She had felt wary of him from the moment she had first seen himand that had actually been from quite a distance. She didn't even know the color of those dark eyes of his. There had been far too many rumors flying about for her to willingly meet the man her grandfather had brought into the business.
Was he stepping on her cousins' toes? Or were her cousins in agreement with the situation, content for Marston to be the one with the power? Somehow, she doubted it.
"Why on earth would you assume I'm going out with him?" she asked too sharply. She had wanted to convey courteous impatience. She was afraid that her tone had given away concern.
His grin told her that he had, indeed, heard far more than impatience in her voice. "Well, are you going out with him?"
"No, I haven't even met him yet. I saw him across a room. And I don't believe in going out with business associates."
"I'm going out with Connie."
"With Connie?" he repeated. Was that relief she heard in his voice? Connie had been one of her best friends forever, way back to grade school. Connie was also her administrative assistant. And since it was such a family enterprise, Connie's husband, Joe, also worked for the company. He was on Daniel's staff.
"Yes, Connie and I are going out. As we do every Halloween," she reminded him.
He dropped his teasing manner for a moment and looked at her seriously. "You're really going to go"
"Christmas shopping, yes."
"As everyone does on Halloween," he responded with a fine line of sarcasm.
"It's a personal tradition," she said with feigned indignation. It was a strange tradition, she knew, and it had started when they were little kids who went trick-or-treating together. Now Connie had two daughters, a dog, a cat, a bird and in-laws coming out the kazoo, so she traditionally started her Christmas shopping on October thirty-first, convinced that the best Christmas sales came on Halloween, when everyone was doing last-minute scrambling for a costume. They had a great time shopping, then going trick-or-treating with the girls, and then, usually, just spending the evening together checking out the acquired candy.
"All right," Griff said. "Just so long as you're really going out."
"I really am."
"Not to baby-sit or hand out candy."
"No." Her voice was steady. She wasn't baby-sitting, and she wasn't handing out candy.
"And you're really going to have a good time."
"Because if you came with me, I'd show you a good time, you know."
"I'm sure you would."
He slid off her desk at last, brushing her cheek with his fingertips. "I'd show you off to all my friends. You are gorgeous, you know."
She caught his hand and squeezed it. "Thanks, Griff."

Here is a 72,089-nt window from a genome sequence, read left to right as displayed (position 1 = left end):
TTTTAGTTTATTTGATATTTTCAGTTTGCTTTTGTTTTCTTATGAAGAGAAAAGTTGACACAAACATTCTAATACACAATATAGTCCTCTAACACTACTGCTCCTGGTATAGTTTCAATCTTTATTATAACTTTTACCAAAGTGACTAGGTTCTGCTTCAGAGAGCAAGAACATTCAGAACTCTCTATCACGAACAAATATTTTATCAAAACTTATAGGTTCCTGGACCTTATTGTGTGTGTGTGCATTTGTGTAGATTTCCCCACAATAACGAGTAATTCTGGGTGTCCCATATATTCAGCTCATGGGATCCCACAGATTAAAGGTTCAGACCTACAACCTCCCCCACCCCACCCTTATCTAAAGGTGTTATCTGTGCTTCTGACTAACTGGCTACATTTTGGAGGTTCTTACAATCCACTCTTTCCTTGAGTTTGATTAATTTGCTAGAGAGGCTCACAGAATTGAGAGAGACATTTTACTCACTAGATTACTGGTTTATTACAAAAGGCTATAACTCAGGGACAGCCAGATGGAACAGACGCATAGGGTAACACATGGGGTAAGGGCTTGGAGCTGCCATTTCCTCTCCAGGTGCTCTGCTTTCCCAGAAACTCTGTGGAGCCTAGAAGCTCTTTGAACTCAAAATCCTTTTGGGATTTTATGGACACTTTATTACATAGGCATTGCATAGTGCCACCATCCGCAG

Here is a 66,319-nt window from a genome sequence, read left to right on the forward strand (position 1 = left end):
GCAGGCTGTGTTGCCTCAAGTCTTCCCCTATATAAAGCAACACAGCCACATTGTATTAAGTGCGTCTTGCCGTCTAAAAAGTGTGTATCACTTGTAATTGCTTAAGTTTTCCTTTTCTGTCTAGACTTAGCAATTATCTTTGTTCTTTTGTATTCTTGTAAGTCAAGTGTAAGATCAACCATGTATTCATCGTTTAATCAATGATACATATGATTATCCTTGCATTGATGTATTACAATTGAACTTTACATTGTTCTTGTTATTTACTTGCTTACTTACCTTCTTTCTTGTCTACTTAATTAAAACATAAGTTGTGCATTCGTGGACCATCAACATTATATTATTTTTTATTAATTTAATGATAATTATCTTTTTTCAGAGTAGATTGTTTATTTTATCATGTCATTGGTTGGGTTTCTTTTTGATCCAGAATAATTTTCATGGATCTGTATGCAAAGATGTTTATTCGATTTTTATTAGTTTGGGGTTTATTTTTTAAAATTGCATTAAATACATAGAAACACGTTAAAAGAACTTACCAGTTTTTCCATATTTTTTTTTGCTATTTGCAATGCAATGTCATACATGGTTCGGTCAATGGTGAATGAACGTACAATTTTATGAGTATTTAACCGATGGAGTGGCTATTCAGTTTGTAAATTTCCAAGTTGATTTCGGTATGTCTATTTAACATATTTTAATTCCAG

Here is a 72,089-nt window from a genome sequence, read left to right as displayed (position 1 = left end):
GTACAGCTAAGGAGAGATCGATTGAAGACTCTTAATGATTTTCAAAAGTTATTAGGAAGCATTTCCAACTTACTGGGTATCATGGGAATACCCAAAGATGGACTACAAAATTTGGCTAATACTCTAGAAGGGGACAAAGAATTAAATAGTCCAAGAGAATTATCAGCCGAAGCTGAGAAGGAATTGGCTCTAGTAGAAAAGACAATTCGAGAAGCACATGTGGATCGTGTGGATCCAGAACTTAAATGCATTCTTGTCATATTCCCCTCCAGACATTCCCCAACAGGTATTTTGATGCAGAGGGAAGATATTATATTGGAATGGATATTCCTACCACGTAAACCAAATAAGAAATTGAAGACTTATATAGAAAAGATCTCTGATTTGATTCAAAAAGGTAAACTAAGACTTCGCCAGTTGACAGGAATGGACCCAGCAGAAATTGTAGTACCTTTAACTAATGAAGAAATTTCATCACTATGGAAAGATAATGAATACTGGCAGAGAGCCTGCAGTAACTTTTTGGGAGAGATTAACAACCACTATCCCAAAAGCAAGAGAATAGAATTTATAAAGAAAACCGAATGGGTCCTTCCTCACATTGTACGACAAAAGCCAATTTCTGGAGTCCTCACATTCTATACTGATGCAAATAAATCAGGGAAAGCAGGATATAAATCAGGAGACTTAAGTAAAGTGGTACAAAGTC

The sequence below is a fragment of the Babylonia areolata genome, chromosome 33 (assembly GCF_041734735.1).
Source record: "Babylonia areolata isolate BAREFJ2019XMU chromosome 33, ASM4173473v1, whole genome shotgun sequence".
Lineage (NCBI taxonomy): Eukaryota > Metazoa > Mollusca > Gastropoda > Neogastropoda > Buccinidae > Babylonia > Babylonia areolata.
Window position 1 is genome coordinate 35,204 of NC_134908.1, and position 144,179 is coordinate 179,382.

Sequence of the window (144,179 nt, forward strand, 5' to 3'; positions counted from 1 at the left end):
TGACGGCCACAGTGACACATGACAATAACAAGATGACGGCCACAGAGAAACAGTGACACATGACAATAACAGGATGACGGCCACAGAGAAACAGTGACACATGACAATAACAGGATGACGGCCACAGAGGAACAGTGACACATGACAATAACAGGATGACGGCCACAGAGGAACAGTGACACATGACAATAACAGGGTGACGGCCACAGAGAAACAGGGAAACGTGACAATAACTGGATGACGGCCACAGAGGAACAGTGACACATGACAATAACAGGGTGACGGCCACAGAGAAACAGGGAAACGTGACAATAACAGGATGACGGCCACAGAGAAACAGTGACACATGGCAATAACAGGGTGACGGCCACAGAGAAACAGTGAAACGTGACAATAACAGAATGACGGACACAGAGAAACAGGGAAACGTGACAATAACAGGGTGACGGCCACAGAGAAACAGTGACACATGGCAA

"Oh, by the way, Daniel asked to see you. His office."
Griff looked at his watch. "Hmm ... a while ago, I guess."
"Griff, why didn't you tell me?"
"I'm sure it's nothing." He placed his hands on her desk and leaned toward her again. "Why don't you defy him? Just go home!"
"Because it might be important," she said impatiently. She stood and walked past him.
She turned back.
"Happy Halloween. And merry Christmas shopping."
Eileen Llewellyn paced in front of the storyboards set up in her office, looking at the newest sketches for the catalog campaign. Of medium height, with coal-dark hair that was expertly styled to flatter her heart-shaped face, she was elegant, efficient and a picture of total sophistication. She liked business suits with tailored jackets, short skirts and high heels. She walked with an aura of confidence and authority. One look from her cool blue eyes could silence a room. She had been born to soar in the business world.
But at the moment she was agitated. She groped for the pack of cigarettes on her desk, slipped one out without looking and lit it, grateful in the back of her mind that the company owned the building and she could smoke in her own office whenever she damn well pleased. Exhaling a cloud of smoke eased her aggravation slightly, but still, she continued to stare at one storyboard, in particular. It showed a woman in an off-the-shoulder, long-sleeved, dramatic gown with a flowing skirt; it somehow had the look of something from another time, another world. The woman was draped across an iron chair near a fireplace, and a man was bending down before her, his fingers brushing the bare flesh of her throat while he set a locket around her neck. It was a wonderful sketch. Striking. Seldom could one piece of art speak so clearly, especially in the commercial world. The artist was to be highly commended. It conveyed everything it should. The timelessness of a gift of fine jewelry. The pure romance of such a gift. The class, refinement ... more. It was wonderful. What she could do with this one sketch alone ...
But, damn, it was irritating.
There was a tapping on her door.
"I'm busy," she called out sharply.
The door opened, anyway.
Theo walked in. He was a tall man, imposing in stature. Though barely thirty, he had already acquired a few gray strands in his dark hair. They gave an impression of wisdom and authority. He knew how to use his physical presence well, but he didn't intimidate her. She glanced at him over her shoulder, irritation evident in her eyes.
"Theo, I said"
"Yeah, I can see you're busy, puffing away."
"What do you want?"
"It's great, isn't it? I want to use it for more than just the catalog. I want to pull some of the ads we've already got for December and rush this in, instead."
She flashed him a frown. "Theo, it's way too late to go changing the Christmas ads! December magazines are already on their way out."
"I was thinking newspapers. And maybe a television campaign, after Christmas."
"Television? It's a sketch!"
Theo was silent for a moment, arms folded over his chest, eyes on hers. He smiled slowly. "We both know the real thing isn't a sketch."
Excerpted from A Season of Miracles by Heather Graham. Copyright © 2001 by Heather Graham Pozzessere. Excerpted by permission. All rights reserved. No part of this excerpt may be reproduced or reprinted without permission in writing from the publisher.